Despite its popularity as a book, Anna and the King of Siam found enduring fame as material for a succession of stage and screen adaptations. It was made into a popular film of the same name in 1946, adapted by Talbot Jennings and Sally Benson , and starring Irene Dunne and Rex Harrison. Although the movie won an Academy Award for photography, film critic Pauline Kael dismissed it as "pitifully unauthentic" but conceded that "the story itself holds considerable interest." It was subsequently adapted into The King and I, a Rodgers and Hammerstein musical starring Gertrude Lawrence and Yul Brynner, which made its Broadway debut in 1951, directed by playwright John van Druten. An instant hit, the musical was released on the big screen in 1956, with Yul Brynner reprising his stage role as the king and English-born actress Deborah Kerr starring as Anna. Directed by Walter Lang, this sumptuously staged film version was both a popular and critical success. Ted Sennett calls it "the best of the Rodgers and Hammerstein adaptations. … [The narrative] forms a solid base that never crumbles under the weight of the pageantry. … The score is one of the treasures of the musical theater." The film won Academy Awards for best actor, art direction, costume design and music scoring.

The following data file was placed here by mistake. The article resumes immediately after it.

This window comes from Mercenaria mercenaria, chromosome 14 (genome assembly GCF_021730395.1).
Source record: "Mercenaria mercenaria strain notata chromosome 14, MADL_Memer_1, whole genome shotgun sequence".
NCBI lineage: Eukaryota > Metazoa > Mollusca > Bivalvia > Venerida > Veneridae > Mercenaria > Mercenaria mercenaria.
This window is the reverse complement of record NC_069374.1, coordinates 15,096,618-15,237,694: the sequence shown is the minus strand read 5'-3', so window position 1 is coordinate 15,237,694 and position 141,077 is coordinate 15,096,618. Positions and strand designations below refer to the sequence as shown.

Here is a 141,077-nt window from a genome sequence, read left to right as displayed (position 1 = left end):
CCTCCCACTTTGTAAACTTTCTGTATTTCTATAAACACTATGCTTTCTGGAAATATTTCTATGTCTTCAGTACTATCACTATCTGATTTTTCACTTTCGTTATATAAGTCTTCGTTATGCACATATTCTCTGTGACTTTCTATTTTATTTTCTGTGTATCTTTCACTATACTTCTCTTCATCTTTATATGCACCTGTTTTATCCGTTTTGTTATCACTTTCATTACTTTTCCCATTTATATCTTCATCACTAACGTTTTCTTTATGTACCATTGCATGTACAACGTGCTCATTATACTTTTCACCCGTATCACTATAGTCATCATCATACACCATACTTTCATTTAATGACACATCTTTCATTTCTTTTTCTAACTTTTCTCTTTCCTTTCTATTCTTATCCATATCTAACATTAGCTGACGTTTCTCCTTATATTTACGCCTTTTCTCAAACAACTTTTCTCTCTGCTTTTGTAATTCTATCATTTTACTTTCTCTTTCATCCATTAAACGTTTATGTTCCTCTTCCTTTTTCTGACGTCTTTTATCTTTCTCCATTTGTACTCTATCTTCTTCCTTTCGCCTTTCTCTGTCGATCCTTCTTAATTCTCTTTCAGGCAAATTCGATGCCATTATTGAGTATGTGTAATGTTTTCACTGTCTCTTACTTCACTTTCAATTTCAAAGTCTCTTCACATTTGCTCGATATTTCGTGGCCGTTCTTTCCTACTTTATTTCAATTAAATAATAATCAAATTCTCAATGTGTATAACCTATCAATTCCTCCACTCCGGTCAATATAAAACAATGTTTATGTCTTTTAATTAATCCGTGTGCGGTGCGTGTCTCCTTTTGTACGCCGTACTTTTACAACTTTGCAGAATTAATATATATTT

The popular film versions were not popular, however, in Thailand, where Landon's book was seen as a derogatory portrait of King Mongkut, adding spuriously romantic episodes to the already disputed memoirs upon which it was based. Popular opinion in modern-day Thailand maintains that Leonowens' recollections were both false and self-aggrandizing; in a country where criticism of the monarchy remains a punishable crime, screenings of all movie versions of the Anna Leonowens story are banned.
In 1999, another version of the book was released as a movie. Anna and the King was positioned as not just another lavish dramatic rendition of the story—this time starring Jodie Foster and Hong Kong star Chow Yun-Fat—but as a more historically accurate interpretation of the memoirs than Landon's book. Despite additional research and drastic script rewrites, the film had to be shot in Malaysia when the Thai Film Board refused the producers permission to shoot in Thailand, labeling the story an insult to King Mongkut and reigniting the controversy.
Margaret Landon was not able to repeat the success of Anna and the King of Siam. After a bout of rheumatic fever in 1946, she wrote little for a while. Her novel Never Dies the Dream was published in 1949, drawing on Landon's mission-teaching experiences in Bangkok and noteworthy mainly for its depiction of Siamese life in the 1930s. She spent a large part of her life working on a history of Southeast Asia during the colonial period, but it was never published. Margaret Landon died in Alexandria, Virginia, in 1993.
Landon, Margaret. Anna and the King of Siam. Preface. NY: John Day, 1944.
Anna and the King, starring Jodie Foster and Chow Yun-Fat, 20th Century-Fox, 1999.
The King and I, musical starring Gertrude Lawrence and Yul Brynner, written by Richard Rodgers and Oscar Hammerstein II, opened on Broadway at the St. James' Theater, 1951.
Paula Morris , D.Phil., Brooklyn, New York